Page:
A freelance niche refers to a small segment of the total market that buys freelance services. This can be defined as a “horizontal” segment, usually focused on a particular service, like “Logo Design”. And a “vertical” segment, focused on a particular sector of an industry, like online retail. Ignore broad service segments (horizontal), because nobody seeks out services. They want to solve their problems. Instead, I’ll try to convince you to focus on the problems of a specific industry (vertical). The goal is to spend the least amount of time winning work, and more time billing.
Working out how much you cost is easy. But how much you should charge is a little more complex. There are many ways to charge for the work you do, but in my opinion there is only one way. If you want something more scalable than your average freelance business, you should charge for the value you created. So the question is How Much Should a Freelance Designer Charge? let’s take a look at how you can calculate your rates.
When most people think of negotiation, they think of hostages and they start to get nervous. But the negotiation phase is a good thing. It means your potential customer is very interested in your services. It’s the last step in the sales process, matching their perceived value of what you do, to what they’re willing to pay.
Not all case studies are created equally. Most are pretty shit actually. For freelancers that aren’t professional writers, it can be quite daunting or difficult to see the benefits. The truth is, nobody really cares about pictures of the end result without knowing what went into it. Without any context, it’s pretty useless. Most end-products are unique to a clients business and their specific goals. What prospective clients care about is your approach.
You should aim to cover the 3 stages of your approach:
When it comes to setting up a business, ‘How much does it cost to design a logo’is one of the most asked questions. This is an important question to research because it will define the future of your business. Here is a list of questions to consider for logo design and the link between branding:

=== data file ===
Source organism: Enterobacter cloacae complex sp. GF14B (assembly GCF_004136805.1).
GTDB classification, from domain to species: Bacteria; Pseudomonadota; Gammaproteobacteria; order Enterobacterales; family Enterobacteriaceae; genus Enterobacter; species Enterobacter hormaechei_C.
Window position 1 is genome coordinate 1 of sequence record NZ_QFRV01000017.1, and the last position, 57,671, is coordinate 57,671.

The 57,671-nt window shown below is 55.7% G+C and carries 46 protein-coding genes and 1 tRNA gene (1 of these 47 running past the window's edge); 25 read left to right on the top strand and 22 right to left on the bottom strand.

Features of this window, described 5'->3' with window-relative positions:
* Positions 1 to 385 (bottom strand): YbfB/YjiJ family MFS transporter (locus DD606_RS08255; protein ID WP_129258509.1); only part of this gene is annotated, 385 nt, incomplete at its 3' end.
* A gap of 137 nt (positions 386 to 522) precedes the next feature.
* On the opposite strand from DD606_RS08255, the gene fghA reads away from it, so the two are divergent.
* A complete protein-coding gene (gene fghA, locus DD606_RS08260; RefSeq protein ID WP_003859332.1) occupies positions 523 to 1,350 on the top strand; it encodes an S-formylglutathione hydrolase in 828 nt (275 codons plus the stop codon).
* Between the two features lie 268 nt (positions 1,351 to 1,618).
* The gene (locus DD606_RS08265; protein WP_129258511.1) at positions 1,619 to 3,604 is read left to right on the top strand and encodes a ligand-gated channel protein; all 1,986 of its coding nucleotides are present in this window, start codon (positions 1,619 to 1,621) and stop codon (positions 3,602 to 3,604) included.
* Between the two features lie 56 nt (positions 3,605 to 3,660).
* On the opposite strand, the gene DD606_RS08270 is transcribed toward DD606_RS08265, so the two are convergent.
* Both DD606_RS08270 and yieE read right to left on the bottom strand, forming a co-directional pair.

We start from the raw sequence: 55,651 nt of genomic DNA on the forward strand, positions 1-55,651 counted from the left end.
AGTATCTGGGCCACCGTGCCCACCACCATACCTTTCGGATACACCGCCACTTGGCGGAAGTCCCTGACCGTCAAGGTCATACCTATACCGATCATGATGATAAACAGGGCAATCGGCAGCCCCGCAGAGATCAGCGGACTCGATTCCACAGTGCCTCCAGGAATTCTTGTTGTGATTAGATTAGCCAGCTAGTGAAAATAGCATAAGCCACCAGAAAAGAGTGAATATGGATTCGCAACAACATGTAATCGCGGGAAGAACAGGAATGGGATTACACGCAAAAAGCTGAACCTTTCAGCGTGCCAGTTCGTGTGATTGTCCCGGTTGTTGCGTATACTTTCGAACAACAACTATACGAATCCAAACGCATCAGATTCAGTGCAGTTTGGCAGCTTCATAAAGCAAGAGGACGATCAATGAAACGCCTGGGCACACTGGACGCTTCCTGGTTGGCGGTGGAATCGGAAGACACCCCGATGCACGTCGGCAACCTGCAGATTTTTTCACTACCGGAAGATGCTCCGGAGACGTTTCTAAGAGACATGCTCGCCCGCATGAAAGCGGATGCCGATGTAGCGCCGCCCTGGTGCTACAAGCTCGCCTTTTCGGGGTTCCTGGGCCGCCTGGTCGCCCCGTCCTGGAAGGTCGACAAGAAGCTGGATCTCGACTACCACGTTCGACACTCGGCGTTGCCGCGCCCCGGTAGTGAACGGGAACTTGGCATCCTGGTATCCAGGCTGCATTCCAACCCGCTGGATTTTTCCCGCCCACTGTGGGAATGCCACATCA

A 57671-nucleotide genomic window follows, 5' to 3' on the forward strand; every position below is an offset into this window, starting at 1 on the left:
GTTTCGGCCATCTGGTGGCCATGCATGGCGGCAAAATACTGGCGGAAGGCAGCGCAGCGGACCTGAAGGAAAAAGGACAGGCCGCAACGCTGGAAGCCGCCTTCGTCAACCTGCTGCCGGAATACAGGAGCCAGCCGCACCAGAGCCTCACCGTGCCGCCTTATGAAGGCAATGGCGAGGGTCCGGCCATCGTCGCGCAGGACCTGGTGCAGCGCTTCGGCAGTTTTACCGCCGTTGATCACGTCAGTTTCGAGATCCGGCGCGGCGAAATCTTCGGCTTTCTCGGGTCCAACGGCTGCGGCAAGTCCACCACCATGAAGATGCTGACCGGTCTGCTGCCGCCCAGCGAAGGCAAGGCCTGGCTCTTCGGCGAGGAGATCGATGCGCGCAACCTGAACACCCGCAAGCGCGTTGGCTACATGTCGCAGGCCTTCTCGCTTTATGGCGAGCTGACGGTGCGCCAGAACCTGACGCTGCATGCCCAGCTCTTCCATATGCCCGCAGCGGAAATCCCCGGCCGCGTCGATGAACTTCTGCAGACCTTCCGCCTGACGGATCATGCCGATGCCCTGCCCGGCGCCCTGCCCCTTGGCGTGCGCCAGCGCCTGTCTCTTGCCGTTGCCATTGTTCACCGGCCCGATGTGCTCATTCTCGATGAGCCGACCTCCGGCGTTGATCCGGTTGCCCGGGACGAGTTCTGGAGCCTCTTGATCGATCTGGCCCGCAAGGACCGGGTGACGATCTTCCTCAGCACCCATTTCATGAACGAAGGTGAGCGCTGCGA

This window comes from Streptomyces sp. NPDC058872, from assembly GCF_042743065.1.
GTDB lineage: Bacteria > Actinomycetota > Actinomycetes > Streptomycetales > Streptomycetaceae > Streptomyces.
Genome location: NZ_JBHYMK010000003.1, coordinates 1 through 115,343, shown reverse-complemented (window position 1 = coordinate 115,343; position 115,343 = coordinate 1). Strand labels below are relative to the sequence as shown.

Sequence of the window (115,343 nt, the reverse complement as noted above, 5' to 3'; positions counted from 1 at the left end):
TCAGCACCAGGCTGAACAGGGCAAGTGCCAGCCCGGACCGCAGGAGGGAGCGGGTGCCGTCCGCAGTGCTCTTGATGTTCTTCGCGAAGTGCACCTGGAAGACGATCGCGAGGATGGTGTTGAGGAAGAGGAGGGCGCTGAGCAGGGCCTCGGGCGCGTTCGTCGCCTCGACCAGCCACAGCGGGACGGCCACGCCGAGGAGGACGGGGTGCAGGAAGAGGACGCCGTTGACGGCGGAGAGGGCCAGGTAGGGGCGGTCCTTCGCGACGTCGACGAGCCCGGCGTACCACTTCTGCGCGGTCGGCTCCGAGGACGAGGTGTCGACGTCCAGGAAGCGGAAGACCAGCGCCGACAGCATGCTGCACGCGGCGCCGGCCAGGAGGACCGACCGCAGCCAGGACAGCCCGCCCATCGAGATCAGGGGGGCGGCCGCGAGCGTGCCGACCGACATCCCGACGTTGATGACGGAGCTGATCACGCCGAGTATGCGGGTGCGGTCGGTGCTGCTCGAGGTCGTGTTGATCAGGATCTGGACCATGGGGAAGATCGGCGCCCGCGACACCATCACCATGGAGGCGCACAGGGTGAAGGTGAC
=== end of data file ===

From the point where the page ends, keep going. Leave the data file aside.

Do I need a logo?
If you are creating a brand, then yes. It’s essential to have a logo to build your brand identity and future. Having a professional logo can help you to stand out from competitors. The first thing that customers will associate with you will be your logo. So it’s important that you make an effort to create a distinctive brand.
Freelance bidding websites attract a lot of freelance projects. They do this by encouraging competition and cheap prices. In this situation, nobody wins. The customer only gets what they paid for (not a lot). And the freelancer can’t grow their business beyond the platform. To win a bid, you must compete on price. To lower your price, you must perform a basic service or reduce your costs. This goes against an advanced freelancers way of thinking. If you focus on adding as much value to a customers business as possible, everybody wins.
There are so many client personalities it’s hard to generalise them into just a few. But here I’ve noted the most common types that I came across and how I handled it.
Advanced freelancers are different to your typical freelancer in a few important ways. They are reliable when they take work on. They’re consistent in their approach. They do their particular service or craft as a full-time job and enjoy it. And they’re aspiring to create a reputation or brand to help grow their business in the future. But if you were to sum it up in one sentence; they reduce the risk for their customers.
It’s normal to want to fill your schedule with paid client work. But when you’re just working for clients you’ll lose a lot of what makes you a good freelancer. Things like trying out new technologies or tactics. Taking time to work on things that give you pleasure or are useful for other people, like open source or education. There are a few things I’d recommend you do with time between projects, in-case you haven’t thought of them already.